(1) Emotion. Leadership is about emotion. Period. I'm presuming it's okay to have a "great book pick" in 2007 be a book from 2002 (hey, I just read it—on my Boston-Athens flight). Hence, I very heartily recommend Daniel Goleman's (et al.) The New Leaders. It starts this way ...
"Great leaders move us. They ignite our passion and inspire the best in us. When we try to explain why they are so effective, we speak of strategy, vision or powerful ideas. But the reality is much more primal: Great leadership works through the emotions."—Daniel Goleman, The New Leaders
(2) Connection. Only connect ...
That was the whole of her sermon.
Only connect the prose and the passion, and both will be exalted.
And human love will be seen at its height.
Live in the fragments no longer.
Only connect ...
—E.M. Forster, Howards End
(3) I started my speech today (to salesfolk from Roche UK) with a slide that simply read "Flower Power." I reflected on the power of small (heartfelt—key!) touches, from spousal relationships to sales of jet aircraft engines ... and pharmaceuticals. I appreciatively referred to the great statesman Henry Clay:
"Courtesies of a small and trivial character are the ones which strike deepest in the grateful and appreciating heart."—Henry Clay
I appended another slide, created for today (and stealing from all the above):
Axiom #65*: (1) It's always about relationships. (2) Sweat the small stuff—and the big stuff will take care of itself.
(I mean it.)
(*"Axiom65" refers to the fact that I am 65 this year ... and this is, as I put it, "all that I've learned for sure" in 6.42 decades. NB: Maybe Bob Nardelli should have been a student of Henry Clay!? Or Robert Greenleaf—see immediately below.)
(4) After a long dinner conversation with my colleague Chris Nel, I googled Robert Greenleaf. He is the author of the marvelous book Servant Leadership. The leader-as-servant. What a potent idea! (I knew of Greenleaf's work—but you know how it is, stuff strikes you like a ton of bricks that you've comprehended at another level for years.) To summarize the main argument (in part!):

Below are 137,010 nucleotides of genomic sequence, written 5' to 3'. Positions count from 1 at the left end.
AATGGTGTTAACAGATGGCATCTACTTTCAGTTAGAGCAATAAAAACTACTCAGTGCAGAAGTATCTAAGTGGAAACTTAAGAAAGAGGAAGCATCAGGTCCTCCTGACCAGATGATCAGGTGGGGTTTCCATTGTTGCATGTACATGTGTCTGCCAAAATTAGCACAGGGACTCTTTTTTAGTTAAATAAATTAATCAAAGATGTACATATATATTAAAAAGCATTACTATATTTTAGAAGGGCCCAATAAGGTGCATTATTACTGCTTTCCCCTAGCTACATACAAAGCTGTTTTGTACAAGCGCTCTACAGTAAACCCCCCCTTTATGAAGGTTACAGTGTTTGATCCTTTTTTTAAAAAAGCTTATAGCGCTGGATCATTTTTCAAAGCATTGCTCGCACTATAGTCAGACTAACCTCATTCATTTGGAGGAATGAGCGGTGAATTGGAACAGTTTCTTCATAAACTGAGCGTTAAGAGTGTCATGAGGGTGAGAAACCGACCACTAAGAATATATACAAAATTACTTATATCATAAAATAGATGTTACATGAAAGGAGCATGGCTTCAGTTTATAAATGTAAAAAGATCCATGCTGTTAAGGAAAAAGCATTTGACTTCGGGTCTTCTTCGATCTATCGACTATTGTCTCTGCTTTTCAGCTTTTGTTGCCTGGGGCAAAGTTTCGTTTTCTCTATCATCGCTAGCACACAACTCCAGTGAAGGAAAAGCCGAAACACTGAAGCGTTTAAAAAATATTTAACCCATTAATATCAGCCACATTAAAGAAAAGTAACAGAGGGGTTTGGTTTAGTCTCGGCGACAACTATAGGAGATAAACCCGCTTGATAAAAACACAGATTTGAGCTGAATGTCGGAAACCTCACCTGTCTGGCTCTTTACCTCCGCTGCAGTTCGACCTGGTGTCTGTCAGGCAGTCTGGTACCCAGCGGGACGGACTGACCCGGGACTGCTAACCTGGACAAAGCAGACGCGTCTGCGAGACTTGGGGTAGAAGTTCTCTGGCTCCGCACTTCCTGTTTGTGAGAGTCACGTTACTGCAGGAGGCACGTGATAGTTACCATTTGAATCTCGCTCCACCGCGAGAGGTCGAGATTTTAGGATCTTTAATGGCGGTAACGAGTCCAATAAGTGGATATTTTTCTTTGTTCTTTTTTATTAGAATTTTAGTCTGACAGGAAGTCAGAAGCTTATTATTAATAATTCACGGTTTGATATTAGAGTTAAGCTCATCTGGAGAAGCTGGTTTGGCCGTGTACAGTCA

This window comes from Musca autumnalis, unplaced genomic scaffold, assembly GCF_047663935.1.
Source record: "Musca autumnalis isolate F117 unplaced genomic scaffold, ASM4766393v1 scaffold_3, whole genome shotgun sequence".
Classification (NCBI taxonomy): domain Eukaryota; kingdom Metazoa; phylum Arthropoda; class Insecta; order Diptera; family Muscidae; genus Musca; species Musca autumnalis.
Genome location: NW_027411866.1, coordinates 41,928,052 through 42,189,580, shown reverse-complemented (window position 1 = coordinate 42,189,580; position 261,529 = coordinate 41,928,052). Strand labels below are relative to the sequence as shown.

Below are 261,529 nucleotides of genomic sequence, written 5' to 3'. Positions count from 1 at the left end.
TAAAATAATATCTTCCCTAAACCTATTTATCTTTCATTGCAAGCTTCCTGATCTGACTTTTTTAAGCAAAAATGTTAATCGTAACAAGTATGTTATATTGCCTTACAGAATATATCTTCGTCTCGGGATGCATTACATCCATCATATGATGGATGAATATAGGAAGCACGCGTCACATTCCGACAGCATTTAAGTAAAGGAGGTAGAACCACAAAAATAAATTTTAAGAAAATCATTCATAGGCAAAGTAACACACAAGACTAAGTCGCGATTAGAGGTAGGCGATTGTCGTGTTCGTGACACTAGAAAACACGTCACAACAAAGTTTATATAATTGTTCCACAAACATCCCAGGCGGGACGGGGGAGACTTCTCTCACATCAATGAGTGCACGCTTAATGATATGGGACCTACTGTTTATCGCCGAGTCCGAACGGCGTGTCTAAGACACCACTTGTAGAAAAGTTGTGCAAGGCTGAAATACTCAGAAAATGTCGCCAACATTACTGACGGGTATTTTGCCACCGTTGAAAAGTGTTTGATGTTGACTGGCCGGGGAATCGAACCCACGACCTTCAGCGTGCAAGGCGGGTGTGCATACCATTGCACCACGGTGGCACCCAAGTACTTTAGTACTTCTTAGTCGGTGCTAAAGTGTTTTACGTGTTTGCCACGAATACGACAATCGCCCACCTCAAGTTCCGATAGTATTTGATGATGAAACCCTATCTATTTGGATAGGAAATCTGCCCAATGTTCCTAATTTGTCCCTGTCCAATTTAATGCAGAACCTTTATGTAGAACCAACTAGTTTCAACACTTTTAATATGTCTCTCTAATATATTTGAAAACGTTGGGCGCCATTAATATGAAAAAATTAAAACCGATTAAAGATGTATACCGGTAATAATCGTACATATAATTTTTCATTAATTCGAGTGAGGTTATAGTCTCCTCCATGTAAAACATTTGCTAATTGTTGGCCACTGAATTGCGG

1. Do those served grow as persons?
2. Do they, while being served, become healthier, wiser, freer, more autonomous, more likely themselves to become servants?
What a standard!
(But is there truly any other?)
Please re-read the quote.
Do you measure up?
What can you do if you buy Greenleaf's act?
(For starters, perhaps, literally ask yourself, at the end of the day, "What did I specifically do to be of service to my group? Was I fair & truly a 'servant'?" You might work with a friend-coach on this topic per se.)
(Incidentally, Chris was in the British armed services, and he reports that the idea of a leader as servant—using the term—was drummed into him. Makes sense.)
(Incidentally, this applies as much to the "junior" "individual contributor" trying to "make stuff happen" as to the chief of thousands.)
(Hmmmm ... in our "360" evaluations, what if we called the form a "Customer service survey"?)
(Incidentally, the full title of Greenleaf's book is ... Servant Leadership: A Journey into the Nature of Legitimate Power and Greatness. Nice, eh?)
(Incidentally, in my writing—e.g., above—I will hereinafter use "googled" with a lower case "g." It is a "robust part of life as we know it here on earth." Equal in importance to, say, oxygen.)
Courtesies of a small and trivial character.
Leader as servant.
(When I look at the 4 interconnected ideas, I am blown away by their power. Especially ... taken at face value.)
You could do worse!